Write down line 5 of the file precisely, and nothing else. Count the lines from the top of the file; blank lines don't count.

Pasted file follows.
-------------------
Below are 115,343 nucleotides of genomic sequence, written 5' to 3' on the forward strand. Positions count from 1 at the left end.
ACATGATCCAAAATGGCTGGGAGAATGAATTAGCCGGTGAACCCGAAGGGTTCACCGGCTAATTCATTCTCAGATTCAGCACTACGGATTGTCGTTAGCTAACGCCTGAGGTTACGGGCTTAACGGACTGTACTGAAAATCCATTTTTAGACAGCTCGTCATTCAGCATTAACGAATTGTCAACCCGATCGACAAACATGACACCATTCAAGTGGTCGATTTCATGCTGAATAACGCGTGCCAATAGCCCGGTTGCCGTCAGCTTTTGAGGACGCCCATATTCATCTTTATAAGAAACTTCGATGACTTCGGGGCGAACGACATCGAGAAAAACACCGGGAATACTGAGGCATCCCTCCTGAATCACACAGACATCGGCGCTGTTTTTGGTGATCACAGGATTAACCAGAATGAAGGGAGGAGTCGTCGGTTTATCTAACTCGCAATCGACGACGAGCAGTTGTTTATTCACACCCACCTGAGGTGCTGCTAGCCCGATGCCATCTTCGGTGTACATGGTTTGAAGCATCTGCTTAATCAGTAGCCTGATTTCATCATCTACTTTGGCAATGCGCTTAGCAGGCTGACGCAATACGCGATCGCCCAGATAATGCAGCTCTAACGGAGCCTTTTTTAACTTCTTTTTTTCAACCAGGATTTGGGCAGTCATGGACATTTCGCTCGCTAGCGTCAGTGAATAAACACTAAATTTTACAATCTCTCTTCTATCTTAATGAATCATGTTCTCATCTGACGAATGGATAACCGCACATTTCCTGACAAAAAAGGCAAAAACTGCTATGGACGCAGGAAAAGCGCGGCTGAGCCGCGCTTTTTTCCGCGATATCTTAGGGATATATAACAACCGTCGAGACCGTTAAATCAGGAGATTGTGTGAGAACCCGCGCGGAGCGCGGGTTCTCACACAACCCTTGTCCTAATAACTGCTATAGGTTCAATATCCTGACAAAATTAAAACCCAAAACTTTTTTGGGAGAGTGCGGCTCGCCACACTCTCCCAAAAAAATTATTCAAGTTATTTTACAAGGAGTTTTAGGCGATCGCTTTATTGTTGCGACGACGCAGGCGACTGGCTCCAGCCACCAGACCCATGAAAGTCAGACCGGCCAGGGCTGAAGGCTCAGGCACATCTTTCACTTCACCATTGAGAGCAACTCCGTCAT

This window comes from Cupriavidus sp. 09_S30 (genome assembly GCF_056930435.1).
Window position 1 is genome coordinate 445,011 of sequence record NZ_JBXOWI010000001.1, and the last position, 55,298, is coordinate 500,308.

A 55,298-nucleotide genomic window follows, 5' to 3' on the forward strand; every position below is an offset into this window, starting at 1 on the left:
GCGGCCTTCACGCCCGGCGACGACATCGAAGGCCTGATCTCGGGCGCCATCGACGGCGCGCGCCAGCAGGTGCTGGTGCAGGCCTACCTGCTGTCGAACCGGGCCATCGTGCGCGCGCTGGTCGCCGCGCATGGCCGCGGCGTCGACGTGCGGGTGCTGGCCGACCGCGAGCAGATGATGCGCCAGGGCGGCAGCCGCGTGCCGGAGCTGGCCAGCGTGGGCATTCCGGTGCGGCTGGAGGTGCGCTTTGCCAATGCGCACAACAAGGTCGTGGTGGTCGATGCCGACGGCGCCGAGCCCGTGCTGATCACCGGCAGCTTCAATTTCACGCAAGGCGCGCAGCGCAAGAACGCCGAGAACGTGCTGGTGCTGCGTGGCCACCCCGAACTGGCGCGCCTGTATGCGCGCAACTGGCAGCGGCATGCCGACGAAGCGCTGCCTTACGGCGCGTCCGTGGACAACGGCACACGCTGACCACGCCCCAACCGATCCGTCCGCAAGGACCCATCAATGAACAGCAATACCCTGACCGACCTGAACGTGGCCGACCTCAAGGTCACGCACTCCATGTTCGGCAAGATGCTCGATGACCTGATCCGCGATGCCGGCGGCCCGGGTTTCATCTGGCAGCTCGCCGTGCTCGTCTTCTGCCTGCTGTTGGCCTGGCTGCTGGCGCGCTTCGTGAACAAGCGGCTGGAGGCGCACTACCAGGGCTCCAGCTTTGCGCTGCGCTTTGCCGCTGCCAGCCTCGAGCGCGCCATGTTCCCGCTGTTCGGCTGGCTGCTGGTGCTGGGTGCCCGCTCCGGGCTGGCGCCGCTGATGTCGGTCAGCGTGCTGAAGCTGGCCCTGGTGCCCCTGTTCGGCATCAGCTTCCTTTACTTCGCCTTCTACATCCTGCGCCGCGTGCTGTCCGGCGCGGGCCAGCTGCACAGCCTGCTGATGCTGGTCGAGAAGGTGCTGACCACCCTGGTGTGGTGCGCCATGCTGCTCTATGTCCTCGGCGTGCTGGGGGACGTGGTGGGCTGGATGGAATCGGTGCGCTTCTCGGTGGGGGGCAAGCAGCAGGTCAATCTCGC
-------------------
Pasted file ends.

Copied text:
A 55,298-nucleotide genomic window follows, 5' to 3' on the forward strand; every position below is an offset into this window, starting at 1 on the left: